Happy Father’s Day to dads everywhere! Mother’s Day gets more attention and this is appropriate. Moms deliver us, and with rare exceptions carry the major load of child care.
I have never written a tribute to my dad, Howard Roy. He died at age 73 after suffering a fatal stroke in his sleep. I was so stunned that I declined to speak at his funeral. He was a devoted parishioner, taught a junior high class at Sunday School for years, served as a trustee and in numerous other positions at church, and was a perennial usher. He was also a volunteer fund raiser for the Salvation Army.
Pa’s early years (yes, we called him Pa) were mired in poverty. His parents had moved from Quebec to Swanton, Vermont, near the Canadian border, where grandpa took a job on a farm. Dad would tell us how he and his three brothers skipped Christmas parties at church because each child was expected to bring a gift worth a dime and they couldn’t afford the 40 cents.
Then there were the tragedies. After Grandpa Roy was hired by the railroad they moved into the village alongside the Missisquoi River. Many Swanton youth swam in that river, and on a June day in 1914 his brother Delos suddenly shouted for help. Another brother, Malcolm, immediately swam out to rescue him. Both drowned, ages 11 and 12. Grandma would say that if it hadn’t been for her faith and her certainty that both boys were happy in heaven she couldn’t have endured the pain.
Dad had worked at the local drugstore through high school to save up for college. In 1917 he entered Middlebury only to withdraw a few weeks later when his father, 44, died. He returned home to provide for his mother and younger brother. About the same time, word came from France that his double first cousin and close friend, Leonard Lord, had become the first Vermonter killed in World War I.
Mom was of Puritan stock and raised Congregationalist. Dad’s religious roots were mixed. In 1704 French and Indians attacked Deerfield, Massachusetts, and among the 109 captives was Martha French, age 8, who was placed in a convent in Montreal. At 16 she married Jacques Roy, bore 14 children, and a grandson, Joseph-Octave Plessis, was later selected by the Pope to serve as Archbishop of Quebec. A great-grandson, however, Eloi Roy II, became a Baptist. As there was no Baptist church in Swanton Grandpa and Grandma Roy joined the Methodists.
When my 12th birthday was approaching, Dad called me into his office. I knew what to expect as my three older brothers had a similar experience. “It’s time for your baptism,” Dad began, “so let’s make arrangements with the minister.” The family followed the Baptist tradition that those baptized should be old enough to assume their own vows. Then dad handed me an age-appropriate booklet on the fundamentals of sex. He went on to describe sex as a gift from God that produces treasured children and also brings love, joy and intimacy to married men and women. “Just handle that gift with care and at the proper time,” he added with a smile.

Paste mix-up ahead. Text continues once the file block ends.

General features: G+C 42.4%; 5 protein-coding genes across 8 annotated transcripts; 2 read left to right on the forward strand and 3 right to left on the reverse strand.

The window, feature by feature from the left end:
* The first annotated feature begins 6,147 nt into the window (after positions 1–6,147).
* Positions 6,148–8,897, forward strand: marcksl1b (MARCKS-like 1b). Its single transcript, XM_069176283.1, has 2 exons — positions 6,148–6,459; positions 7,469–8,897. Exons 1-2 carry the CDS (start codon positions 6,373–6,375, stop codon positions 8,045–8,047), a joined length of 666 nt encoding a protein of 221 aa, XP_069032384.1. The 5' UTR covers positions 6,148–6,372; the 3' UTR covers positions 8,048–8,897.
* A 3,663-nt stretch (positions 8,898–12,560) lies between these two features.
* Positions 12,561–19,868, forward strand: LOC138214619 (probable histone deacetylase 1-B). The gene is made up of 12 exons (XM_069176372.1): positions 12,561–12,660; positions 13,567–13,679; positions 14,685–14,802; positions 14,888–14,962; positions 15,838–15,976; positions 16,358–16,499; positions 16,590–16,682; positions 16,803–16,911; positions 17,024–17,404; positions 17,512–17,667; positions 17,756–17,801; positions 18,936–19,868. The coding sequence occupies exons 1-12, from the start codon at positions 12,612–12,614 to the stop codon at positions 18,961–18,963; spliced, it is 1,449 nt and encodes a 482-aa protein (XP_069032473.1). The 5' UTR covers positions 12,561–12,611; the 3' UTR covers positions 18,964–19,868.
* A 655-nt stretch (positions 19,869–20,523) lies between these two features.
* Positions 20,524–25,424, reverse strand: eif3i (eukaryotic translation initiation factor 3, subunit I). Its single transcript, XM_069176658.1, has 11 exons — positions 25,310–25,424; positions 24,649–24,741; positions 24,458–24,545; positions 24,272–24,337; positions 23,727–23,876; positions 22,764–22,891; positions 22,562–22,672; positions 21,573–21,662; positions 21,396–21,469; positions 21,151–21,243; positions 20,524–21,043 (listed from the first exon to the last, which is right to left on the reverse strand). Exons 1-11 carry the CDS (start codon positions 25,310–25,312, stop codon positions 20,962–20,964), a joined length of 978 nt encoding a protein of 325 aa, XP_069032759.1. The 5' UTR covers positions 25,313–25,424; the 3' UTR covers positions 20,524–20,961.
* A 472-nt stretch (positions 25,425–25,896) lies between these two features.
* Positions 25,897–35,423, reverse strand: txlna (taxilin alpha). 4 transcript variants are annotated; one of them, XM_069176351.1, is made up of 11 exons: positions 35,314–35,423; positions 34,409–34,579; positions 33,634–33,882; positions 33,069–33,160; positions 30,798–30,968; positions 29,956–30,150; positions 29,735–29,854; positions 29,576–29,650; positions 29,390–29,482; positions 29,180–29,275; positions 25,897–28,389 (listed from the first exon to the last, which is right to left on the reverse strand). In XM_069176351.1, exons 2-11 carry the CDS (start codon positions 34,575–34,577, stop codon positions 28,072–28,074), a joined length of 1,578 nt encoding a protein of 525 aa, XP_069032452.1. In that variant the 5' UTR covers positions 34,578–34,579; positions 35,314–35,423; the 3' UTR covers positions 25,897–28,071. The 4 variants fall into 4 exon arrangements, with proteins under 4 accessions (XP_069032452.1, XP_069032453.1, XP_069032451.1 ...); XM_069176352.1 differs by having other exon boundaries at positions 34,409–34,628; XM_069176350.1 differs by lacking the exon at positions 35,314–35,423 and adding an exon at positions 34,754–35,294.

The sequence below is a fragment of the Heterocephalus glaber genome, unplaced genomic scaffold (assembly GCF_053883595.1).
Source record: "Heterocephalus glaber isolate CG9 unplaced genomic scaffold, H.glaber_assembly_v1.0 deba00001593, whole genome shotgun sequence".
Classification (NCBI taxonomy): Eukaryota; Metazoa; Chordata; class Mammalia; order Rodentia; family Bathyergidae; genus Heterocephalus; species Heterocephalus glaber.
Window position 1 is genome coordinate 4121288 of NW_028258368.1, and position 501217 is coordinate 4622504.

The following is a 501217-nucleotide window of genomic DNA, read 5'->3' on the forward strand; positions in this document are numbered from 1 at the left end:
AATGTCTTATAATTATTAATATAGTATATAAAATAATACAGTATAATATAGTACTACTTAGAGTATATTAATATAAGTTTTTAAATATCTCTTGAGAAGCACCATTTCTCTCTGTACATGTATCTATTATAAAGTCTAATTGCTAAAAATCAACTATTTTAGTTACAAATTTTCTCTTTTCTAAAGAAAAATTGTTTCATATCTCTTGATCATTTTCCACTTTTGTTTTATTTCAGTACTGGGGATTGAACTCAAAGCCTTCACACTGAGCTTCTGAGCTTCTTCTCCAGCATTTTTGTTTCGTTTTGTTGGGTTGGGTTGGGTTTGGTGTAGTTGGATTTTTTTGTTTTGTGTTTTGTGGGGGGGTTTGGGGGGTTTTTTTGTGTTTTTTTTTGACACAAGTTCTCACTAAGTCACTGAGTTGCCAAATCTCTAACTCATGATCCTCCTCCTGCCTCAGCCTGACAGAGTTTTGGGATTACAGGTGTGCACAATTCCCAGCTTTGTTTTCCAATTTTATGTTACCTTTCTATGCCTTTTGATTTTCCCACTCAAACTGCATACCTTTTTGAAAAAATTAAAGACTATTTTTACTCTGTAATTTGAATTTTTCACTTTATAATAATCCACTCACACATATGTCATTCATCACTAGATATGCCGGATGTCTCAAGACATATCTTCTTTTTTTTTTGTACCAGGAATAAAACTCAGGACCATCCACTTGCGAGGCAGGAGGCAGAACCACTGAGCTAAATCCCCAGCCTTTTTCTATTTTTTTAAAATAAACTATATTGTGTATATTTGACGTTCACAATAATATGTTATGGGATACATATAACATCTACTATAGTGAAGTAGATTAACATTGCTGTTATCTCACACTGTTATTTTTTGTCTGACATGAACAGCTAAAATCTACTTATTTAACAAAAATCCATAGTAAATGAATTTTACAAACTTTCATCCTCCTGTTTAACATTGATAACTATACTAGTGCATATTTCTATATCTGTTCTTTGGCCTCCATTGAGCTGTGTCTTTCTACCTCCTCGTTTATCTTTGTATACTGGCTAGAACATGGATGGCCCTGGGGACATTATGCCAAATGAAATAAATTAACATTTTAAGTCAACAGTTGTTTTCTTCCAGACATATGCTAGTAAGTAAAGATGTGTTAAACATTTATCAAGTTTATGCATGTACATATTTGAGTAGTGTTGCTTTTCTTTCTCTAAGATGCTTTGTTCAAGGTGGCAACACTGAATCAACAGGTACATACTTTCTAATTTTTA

Dad expected us to deliver newspapers as soon as we were old enough, and when I was in the 7th grade I was hired as a stock boy in a local store: $3 a week for 20 hours of work.
Alcohol and tobacco were forbidden, and we could not engage in such ‘frivolous’ activities as card-playing or movies on Sunday. When I would visit home in later years I discovered that dad had become interested in television evangelism. He even traveled to Tulsa to the Prayer Tower of Oral Roberts’ ministry. I didn’t share this enthusiasm, but it gave him comfort and I never questioned it. He wasn’t pious, but obviously his faith was a source of courage and strength.
There’s much more to say about dad. His dedication to mom and to their five children. His humor, warm personality, and raucous laugh. His kindness and concern. He rose from bookkeeper at the local bank to become its treasurer. He was a bold entrepreneur who launched several businesses, helped by his ability to speak French. He loved to travel and eventually opened a travel agency. His favorite drink was Moxie and, at Christmas, he passed around raspberry candies.
In 1961, when I was first arrested as a Freedom Rider, I wondered how dad would react. He didn’t have mom’s connection to the Civil War, held conservative views on some issues, and going to jail was not a family tradition. When he reached me by phone, his first words were: “I’m proud of you, Ralph!”
And I’m proud of you, too, dad!
Ralph Lord Roy of Southington is a retired United Methodist minister. Email: firstname.lastname@example.org.